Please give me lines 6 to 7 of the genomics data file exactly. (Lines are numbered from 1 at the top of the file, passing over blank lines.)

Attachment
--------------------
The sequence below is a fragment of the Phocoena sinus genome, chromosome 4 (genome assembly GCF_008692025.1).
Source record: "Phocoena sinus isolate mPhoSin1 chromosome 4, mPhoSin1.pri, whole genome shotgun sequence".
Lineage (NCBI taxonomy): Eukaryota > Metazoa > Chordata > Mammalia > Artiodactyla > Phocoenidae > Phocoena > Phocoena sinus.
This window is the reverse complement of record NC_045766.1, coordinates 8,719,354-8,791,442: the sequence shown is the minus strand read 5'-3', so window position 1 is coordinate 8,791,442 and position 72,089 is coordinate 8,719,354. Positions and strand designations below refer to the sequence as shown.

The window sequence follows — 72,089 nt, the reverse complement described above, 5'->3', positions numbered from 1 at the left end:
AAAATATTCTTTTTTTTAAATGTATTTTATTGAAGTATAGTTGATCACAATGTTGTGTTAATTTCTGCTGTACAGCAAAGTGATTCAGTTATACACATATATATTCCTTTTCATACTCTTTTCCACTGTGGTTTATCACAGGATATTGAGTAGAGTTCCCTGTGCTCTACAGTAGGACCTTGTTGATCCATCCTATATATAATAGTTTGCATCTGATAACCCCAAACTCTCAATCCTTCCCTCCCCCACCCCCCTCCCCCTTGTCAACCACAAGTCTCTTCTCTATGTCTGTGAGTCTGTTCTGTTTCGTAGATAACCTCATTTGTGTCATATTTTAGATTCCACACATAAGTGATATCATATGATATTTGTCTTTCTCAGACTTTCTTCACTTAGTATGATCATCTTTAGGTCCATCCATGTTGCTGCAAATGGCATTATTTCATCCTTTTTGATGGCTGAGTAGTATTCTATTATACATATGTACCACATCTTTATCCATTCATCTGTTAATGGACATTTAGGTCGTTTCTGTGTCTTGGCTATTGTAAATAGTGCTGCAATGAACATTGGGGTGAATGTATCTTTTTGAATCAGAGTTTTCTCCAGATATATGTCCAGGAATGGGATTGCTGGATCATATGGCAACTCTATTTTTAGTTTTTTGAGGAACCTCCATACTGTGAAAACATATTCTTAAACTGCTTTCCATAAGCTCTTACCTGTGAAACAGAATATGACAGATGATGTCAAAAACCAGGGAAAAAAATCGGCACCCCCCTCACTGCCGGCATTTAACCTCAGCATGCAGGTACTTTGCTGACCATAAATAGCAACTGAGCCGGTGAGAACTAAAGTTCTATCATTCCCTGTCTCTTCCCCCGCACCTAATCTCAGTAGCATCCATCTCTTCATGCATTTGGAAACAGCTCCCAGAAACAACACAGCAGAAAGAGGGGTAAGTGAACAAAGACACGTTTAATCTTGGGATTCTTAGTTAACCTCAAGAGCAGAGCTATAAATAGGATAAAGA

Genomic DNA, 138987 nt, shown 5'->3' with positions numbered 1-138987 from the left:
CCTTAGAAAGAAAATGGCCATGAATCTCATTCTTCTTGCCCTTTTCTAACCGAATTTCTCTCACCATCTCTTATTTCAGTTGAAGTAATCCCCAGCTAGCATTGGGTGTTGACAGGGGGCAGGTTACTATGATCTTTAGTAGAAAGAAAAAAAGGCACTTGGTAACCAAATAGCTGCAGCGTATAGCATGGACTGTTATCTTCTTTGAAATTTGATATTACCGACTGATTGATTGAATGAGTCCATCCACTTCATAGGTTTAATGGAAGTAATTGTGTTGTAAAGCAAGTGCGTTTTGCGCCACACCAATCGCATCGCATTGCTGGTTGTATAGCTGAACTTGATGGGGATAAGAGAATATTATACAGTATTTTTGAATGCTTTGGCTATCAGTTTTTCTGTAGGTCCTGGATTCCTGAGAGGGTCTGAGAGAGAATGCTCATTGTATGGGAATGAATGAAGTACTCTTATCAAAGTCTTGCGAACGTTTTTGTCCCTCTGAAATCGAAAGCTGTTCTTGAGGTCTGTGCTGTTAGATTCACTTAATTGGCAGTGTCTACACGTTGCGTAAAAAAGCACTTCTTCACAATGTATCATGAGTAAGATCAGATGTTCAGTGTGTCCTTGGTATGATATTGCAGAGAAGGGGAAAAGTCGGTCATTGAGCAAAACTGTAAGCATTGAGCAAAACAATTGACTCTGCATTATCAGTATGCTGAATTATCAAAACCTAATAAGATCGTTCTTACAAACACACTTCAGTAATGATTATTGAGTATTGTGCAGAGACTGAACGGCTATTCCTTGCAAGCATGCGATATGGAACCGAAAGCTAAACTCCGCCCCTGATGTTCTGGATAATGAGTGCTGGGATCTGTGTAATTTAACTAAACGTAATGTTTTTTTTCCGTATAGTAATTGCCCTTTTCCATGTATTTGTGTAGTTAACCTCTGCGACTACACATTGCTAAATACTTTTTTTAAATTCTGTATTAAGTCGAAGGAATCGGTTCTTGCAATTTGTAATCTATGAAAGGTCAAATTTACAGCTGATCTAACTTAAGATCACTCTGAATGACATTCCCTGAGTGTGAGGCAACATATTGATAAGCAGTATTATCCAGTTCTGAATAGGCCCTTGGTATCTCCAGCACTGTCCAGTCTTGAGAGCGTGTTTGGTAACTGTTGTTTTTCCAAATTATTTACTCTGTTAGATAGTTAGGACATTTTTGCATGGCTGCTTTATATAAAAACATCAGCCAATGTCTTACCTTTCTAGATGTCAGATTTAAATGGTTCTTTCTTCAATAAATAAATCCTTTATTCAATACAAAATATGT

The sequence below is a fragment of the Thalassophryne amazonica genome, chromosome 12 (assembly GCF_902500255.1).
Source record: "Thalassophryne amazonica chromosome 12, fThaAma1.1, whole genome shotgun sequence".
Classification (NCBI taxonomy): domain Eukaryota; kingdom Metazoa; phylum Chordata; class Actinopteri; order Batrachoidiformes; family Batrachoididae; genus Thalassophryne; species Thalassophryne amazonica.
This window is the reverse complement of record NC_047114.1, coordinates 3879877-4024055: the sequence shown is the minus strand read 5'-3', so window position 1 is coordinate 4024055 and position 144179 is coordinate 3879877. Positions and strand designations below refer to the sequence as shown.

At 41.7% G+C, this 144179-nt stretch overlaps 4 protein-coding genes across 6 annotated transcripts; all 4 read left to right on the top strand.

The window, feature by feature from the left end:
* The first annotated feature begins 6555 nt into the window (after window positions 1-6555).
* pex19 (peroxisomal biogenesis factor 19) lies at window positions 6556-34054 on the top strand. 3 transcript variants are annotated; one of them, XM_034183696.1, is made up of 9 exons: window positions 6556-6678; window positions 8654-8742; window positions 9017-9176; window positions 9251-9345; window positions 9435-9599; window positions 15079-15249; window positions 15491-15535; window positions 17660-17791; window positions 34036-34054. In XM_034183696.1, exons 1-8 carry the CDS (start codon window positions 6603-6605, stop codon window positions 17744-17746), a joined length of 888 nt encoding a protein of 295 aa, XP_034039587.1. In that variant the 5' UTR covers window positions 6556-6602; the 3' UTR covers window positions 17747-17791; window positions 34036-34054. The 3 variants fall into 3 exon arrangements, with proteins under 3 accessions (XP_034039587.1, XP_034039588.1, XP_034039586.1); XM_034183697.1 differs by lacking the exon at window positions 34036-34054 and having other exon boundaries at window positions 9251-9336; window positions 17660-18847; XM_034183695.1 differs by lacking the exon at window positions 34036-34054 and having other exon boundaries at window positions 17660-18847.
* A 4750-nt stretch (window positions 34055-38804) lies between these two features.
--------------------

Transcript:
AAAATATTCTTTTTTTTAAATGTATTTTATTGAAGTATAGTTGATCACAATGTTGTGTTAATTTCTGCTGTACAGCAAAGTGATTCAGTTATACACATATATATTCCTTTTCATACTCTTTTCCACTGTGGTTTATCACAGGATATTGAGTAGAGTTCCCTGTGCTCTACAGTAGGACCTTGTTGATCCATCCTATATATAATAGTTTGCATCTGATAACCCCAAACTCTCAATCCTTCCCTCCCCCACCCCCCTCCCCCTTGTCAACCACAAGTCTCTTCTCTATGTCTGTGAGTCTGTTCTGTTTCGTAGATAACCTCATTTGTGTCATATTTTAGATTCCACACATAAGTGATATCATATGATATTTGTCTTTCTCAGACTTTCTTCACTTAGTATGATCATCTTTAGGTCCATCCATGTTGCTGCAAATGGCATTATTTCATCCTTTTTGATGGCTGAGTAGTATTCTATTATACATATGTACCACATCTTTATCCATTCATCTGTTAATGGACATTTAGGTCGTTTCTGTGTCTTGGCTATTGTAAATAGTGCTGCAATGAACATTGGGGTGAATGTATCTTTTTGAATCAGAGTTTTCTCCAGATATATGTCCAGGAATGGGATTGCTGGATCATATGGCAACTCTATTTTTAGTTTTTTGAGGAACCTCCATACTGTGAAAACATATTCTTAAACTGCTTTCCATAAGCTCTTACCTGTGAAACAGAATATGACAGATGATGTCAAAAACCAGGGAAAAAAATCGGCACCCCCCTCACTGCCGGCATTTAACCTCAGCATGCAGGTACTTTGCTGACCATAAATAGCAACTGAGCCGGTGAGAACTAAAGTTCTATCATTCCCTGTCTCTTCCCCCGCACCTAATCTCAGTAGCATCCATCTCTTCATGCATTTGGAAACAGCTCCCAGAAACAACACAGCAGAAAGAGGGGTAAGTGAACAAAGACACGTTTAATCTTGGGATTCTTAGTTAACCTCAAGAGCAGAGCTATAAATAGGATAAAGA

Genomic DNA, 138987 nt, shown 5'->3' with positions numbered 1-138987 from the left: